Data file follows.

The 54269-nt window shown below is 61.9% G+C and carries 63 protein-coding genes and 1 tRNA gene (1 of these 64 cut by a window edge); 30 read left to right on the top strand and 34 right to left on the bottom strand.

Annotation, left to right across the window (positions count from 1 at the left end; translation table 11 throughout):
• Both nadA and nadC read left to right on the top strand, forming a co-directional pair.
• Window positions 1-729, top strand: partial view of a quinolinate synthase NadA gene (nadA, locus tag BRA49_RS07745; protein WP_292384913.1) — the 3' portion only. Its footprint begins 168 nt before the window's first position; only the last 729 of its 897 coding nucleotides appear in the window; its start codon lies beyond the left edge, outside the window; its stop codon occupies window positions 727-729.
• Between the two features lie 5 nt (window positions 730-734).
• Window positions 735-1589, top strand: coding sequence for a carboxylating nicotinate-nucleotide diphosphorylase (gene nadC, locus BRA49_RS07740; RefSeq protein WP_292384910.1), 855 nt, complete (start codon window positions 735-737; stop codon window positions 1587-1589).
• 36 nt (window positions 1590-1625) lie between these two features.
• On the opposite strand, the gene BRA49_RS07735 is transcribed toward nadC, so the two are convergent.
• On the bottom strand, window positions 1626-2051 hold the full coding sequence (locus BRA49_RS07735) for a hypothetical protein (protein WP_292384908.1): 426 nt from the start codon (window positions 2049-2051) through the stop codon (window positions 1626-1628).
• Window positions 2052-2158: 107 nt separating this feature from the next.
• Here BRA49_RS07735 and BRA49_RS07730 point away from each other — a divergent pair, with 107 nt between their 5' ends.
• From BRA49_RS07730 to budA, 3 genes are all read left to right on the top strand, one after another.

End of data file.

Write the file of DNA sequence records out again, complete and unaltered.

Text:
The 54269-nt window shown below is 61.9% G+C and carries 63 protein-coding genes and 1 tRNA gene (1 of these 64 cut by a window edge); 30 read left to right on the top strand and 34 right to left on the bottom strand.

Annotation, left to right across the window (positions count from 1 at the left end; translation table 11 throughout):
• Both nadA and nadC read left to right on the top strand, forming a co-directional pair.
• Window positions 1-729, top strand: partial view of a quinolinate synthase NadA gene (nadA, locus tag BRA49_RS07745; protein WP_292384913.1) — the 3' portion only. Its footprint begins 168 nt before the window's first position; only the last 729 of its 897 coding nucleotides appear in the window; its start codon lies beyond the left edge, outside the window; its stop codon occupies window positions 727-729.
• Between the two features lie 5 nt (window positions 730-734).
• Window positions 735-1589, top strand: coding sequence for a carboxylating nicotinate-nucleotide diphosphorylase (gene nadC, locus BRA49_RS07740; RefSeq protein WP_292384910.1), 855 nt, complete (start codon window positions 735-737; stop codon window positions 1587-1589).
• 36 nt (window positions 1590-1625) lie between these two features.
• On the opposite strand, the gene BRA49_RS07735 is transcribed toward nadC, so the two are convergent.
• On the bottom strand, window positions 1626-2051 hold the full coding sequence (locus BRA49_RS07735) for a hypothetical protein (protein WP_292384908.1): 426 nt from the start codon (window positions 2049-2051) through the stop codon (window positions 1626-1628).
• Window positions 2052-2158: 107 nt separating this feature from the next.
• Here BRA49_RS07735 and BRA49_RS07730 point away from each other — a divergent pair, with 107 nt between their 5' ends.
• From BRA49_RS07730 to budA, 3 genes are all read left to right on the top strand, one after another.